Theresa May gears up for fresh Brexit talks with Donald Tusk in a bid to make progress on negotiations

 
Rebecca Smith
The Prime Minister is expected to pledge the UK's commitment to European security post-Brexit at the Brussels summit
The Prime Minister is expected to pledge the UK's commitment to European security post-Brexit at the Brussels summit (Source: Getty)

The Prime Minister will hold fresh talks today with European Council president Donald Tusk during a summit in Brussels, as Theresa May seeks to push on with progress in negotiations.

Last week, Tusk said the UK needed to show more progress on the divorce bill if trader talks were to get underway this year.

At a press conference in Brussels, Tusk said: "I hope we will be able to move to the second phase of our talks in December."

Read more: Barnier accused of "backtracking" after divorce bill climbdown

He had previously sought to strike a more upbeat tone, last month calling for a "more positive narrative" in negotiations, after "only good will" in talks.

The UK government has been keen to progress to negotiations on the future trading relationship with the European Union, but talks have been hanging on the first phase, dealing with separation bills, including the much-discussed divorce bill.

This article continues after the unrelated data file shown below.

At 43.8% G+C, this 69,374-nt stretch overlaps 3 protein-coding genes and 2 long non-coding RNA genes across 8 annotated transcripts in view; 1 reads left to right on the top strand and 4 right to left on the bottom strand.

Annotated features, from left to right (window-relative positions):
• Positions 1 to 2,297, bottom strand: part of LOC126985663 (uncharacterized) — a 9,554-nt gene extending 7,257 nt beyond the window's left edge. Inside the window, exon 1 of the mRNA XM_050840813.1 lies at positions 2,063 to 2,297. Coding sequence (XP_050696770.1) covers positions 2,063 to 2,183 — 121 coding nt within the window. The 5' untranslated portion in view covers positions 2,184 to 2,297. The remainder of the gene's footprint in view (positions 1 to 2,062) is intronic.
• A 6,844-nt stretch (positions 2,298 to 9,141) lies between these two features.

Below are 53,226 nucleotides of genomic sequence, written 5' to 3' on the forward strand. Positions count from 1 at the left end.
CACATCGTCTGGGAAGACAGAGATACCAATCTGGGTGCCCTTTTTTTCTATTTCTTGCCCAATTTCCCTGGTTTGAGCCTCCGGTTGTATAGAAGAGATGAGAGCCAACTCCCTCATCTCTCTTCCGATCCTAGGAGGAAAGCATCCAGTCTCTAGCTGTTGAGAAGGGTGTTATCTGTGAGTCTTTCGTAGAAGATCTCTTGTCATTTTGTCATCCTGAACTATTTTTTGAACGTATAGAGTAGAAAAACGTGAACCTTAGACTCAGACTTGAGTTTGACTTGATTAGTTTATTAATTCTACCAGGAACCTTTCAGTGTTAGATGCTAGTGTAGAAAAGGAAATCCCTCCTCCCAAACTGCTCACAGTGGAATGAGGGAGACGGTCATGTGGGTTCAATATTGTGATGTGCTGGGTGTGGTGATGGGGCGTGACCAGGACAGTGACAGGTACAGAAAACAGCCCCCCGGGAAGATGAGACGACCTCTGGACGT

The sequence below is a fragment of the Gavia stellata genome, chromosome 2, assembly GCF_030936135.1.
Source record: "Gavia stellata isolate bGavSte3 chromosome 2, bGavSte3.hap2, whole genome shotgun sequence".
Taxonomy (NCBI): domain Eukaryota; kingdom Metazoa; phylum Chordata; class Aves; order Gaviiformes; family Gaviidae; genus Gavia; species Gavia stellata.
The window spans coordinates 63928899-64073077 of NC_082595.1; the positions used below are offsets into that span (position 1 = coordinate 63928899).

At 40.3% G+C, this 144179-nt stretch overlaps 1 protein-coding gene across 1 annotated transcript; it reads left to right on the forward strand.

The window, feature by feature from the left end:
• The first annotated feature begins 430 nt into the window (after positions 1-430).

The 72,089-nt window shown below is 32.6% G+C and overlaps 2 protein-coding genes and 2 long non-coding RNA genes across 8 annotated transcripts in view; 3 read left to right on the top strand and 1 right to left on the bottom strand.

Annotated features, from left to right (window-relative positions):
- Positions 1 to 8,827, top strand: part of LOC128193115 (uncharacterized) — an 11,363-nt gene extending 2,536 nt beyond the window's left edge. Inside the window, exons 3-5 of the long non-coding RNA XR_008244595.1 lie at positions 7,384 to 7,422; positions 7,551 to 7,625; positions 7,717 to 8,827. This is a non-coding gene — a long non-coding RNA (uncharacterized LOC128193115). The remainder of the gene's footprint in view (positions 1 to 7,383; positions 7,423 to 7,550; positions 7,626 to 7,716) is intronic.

But EU negotiators have previously bemoaned limited progress on the first round, and reiterated a commitment to maintaining the sequencing of negotiations.

May's new meeting with Tusk comes after it emerged there were indications that the EU's chief negotiator wants to know what offer will be on the table regarding the divorce bill, ahead of the European Council on 13 and 14 December, with Brussels no longer holding the UK to such a "strict ultimatum".

Earlier this week, the cabinet agreed the UK should offer to chip in more money to the EU, but not before the EU agrees to begin talking about a fresh trade deal.

The clock is ticking to progress with negotiations, after Britain served the EU with formal notice of Brexit in March kicking off a two-year countdown to the UK's departure in 2019.

And a new report from the Institute of Economic Affairs (IEA) recommends the UK make a partial offer on the Brexit divorce bill to take the next step, but withhold the final amount until a trade deal has been agreed.

Read more: Tusk tells May: Era of having cake and eating it is over

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